Canadian and U.S. fighter jets intercepted Russian planes from American airspace on Friday, January 25. Two Russian Tu-160 Blackjack strategic bombers approached Alaska, prompting the North American Aerospace Defense Command (NORAD) to intervene and escort the jets away from the American zone. NORAD’s commander, General Terrence O’Shaughnessy, commented, “Our ability to protect our nations starts with successfully detecting, tracking, and positively identifying aircraft of interest approaching U.S. and Canadian airspace.”
The Russian Defense Ministry has maintained that the flight was a routine 15-hour flight over neutral Arctic Ocean waters to practice refueling. However, the flight marks a pattern of Russian expansion of military power and increased tension between the U.S. and NATO versus Russia.
The U.S. has recently criticized Russia’s 9M729 nuclear-capable cruise missile system as violating the Intermediate-range Nuclear Forces Treaty (INF). Experts say that Russia is actively investing in nuclear weapons in an attempt to reestablish a sphere of influence. Russia’s refusal to destroy the system has led the U.S. to declare that it will officially withdraw from the Cold War-era nuclear arms treaty.
Two nuclear capable Russian aircraft entered American airspace before being intercepted by U.S.
Two nuclear-capable Russian aircraft encroached close to American airspace on Friday, forcing Canadian and U.S. fighter jets to scramble and intercept the planes.
The Russian Tu-160 Blackjack strategic bombers entered an area patrolled by Canada’s Royal Air Force on Friday, close to Alaska, The Independent reported. The North American Aerospace Defense Command (NORAD) revealed the incident on Saturday, saying that two U.S. F-22 and two Canadian CF-18 intercepted the Russian planes, escorting them away from the zone.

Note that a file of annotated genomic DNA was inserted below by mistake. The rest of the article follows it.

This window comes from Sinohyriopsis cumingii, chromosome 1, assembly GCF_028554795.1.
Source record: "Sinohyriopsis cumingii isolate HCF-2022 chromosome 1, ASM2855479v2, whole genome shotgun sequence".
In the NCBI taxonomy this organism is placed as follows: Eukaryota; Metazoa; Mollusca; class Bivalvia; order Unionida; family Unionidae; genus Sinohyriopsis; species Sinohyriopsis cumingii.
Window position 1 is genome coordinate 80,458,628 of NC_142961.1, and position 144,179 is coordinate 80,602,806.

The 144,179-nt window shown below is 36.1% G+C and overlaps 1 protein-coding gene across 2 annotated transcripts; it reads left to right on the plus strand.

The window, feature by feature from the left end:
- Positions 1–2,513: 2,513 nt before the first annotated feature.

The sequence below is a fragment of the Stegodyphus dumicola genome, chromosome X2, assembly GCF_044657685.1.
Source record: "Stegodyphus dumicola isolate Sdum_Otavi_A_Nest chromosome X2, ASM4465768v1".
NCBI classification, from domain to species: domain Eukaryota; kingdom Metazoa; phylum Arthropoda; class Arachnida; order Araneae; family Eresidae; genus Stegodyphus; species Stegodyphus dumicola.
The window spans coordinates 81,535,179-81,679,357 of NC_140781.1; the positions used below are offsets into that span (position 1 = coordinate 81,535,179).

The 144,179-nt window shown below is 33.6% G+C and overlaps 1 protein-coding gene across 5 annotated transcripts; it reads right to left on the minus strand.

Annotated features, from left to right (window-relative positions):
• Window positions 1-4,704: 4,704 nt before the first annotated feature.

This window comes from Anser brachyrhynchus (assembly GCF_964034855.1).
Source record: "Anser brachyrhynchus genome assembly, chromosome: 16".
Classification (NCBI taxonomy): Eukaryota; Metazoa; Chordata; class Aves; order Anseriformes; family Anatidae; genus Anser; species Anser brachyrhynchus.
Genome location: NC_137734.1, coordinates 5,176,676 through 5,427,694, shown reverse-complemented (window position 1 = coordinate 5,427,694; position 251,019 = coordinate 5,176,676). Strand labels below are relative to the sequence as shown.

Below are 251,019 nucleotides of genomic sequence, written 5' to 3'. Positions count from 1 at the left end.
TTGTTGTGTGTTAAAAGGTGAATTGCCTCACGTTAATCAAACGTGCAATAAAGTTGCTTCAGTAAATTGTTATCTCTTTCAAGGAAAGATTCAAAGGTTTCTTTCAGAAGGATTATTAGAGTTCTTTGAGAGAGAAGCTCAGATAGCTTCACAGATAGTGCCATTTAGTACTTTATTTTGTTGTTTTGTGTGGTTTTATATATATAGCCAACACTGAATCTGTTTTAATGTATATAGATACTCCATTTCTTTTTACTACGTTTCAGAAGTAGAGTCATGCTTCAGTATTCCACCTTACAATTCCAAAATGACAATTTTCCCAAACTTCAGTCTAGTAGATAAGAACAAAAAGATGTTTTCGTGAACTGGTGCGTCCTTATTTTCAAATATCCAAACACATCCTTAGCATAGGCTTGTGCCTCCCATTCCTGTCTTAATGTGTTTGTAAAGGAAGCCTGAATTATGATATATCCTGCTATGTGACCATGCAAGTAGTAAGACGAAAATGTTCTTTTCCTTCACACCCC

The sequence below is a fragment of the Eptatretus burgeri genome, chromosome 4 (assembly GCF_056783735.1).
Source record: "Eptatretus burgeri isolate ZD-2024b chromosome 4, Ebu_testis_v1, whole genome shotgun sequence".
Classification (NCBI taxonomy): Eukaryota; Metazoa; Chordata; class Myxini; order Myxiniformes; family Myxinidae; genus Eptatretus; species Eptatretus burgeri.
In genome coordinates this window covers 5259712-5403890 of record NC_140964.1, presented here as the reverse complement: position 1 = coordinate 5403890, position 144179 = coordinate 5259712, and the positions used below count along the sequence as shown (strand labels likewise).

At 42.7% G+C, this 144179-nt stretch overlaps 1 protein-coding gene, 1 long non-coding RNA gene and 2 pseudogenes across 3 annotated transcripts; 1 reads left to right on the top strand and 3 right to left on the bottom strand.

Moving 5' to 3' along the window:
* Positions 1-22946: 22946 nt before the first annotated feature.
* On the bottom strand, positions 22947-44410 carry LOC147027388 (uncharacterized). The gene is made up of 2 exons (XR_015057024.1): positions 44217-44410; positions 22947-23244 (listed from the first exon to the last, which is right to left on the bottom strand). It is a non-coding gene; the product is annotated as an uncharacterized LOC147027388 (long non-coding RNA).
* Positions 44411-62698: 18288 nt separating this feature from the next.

“NORAD’s top priority is defending Canada and the United States,” General Terrence O’Shaughnessy, the NORAD commander, said in a statement, according to Radio Free Europe. “Our ability to protect our nations starts with successfully detecting, tracking, and positively identifying aircraft of interest approaching U.S. and Canadian airspace,” he added.
The Russian Defense Ministry said the mission was a routine scheduled flight over neutral waters.
“Crews of two Tu-160 strategic bombers completed a scheduled flight over neutral waters of the Arctic Ocean on Saturday and practiced refueling,” the ministry said, Russia’s Tass news agency reported. “The flight took over 15 hours,” it added.
Similar encounters have increased between NATO aircraft and those of the Russian military in recent years, according to Radio Free Europe. Under President Vladimir Putin’s leadership, Russia has worked to expand its military power and pushed back more strongly against the U.S. and NATO.
Tensions remain high between Washington and Moscow over a range of international issues. The U.S. is also poised to officially withdraw from the Cold War-era Intermediate-range Nuclear Forces Treaty, which was signed in 1987 between former President Ronald Reagan and the Soviet Union’s Mikhail Gorbachev. Washington and NATO have alleged that Moscow’s 9M729 nuclear-capable cruise missile system violates the terms of the deal. Russia has disagreed and refused to destroy the defense system.
“This is part of a pattern where Russia is investing in, modernizing, exercising and testing nuclear weapons,” NATO Secretary General Jens Stoltenberg told Reuters earlier this month. “I think the whole idea is for Russia to try to be able to reestablish a sphere of influence where they can try to intimidate and control some of their neighbors,” he said.
Meanwhile, the Doomsday Clock, which is overseen by the Bulletin of the Atomic Scientists and was created in 1947 to track how close the world is coming to nuclear annihilation, remains set at just two minutes from midnight—or Armageddon.
“There is nothing normal about the complex and frightening reality we are describing today,” Rachel Bronson, president and CEO of the Bulletin of the Atomic Scientists, said in a press release last week. “Though unchanged from 2018, this setting should be taken not as a sign of stability but as a stark warning to leaders and citizens around the world.”
Source: Newsweek, Jason Lemon, Jan. 27, 2019. Photo credit to Vasily Maximov, AFP, Getty Images.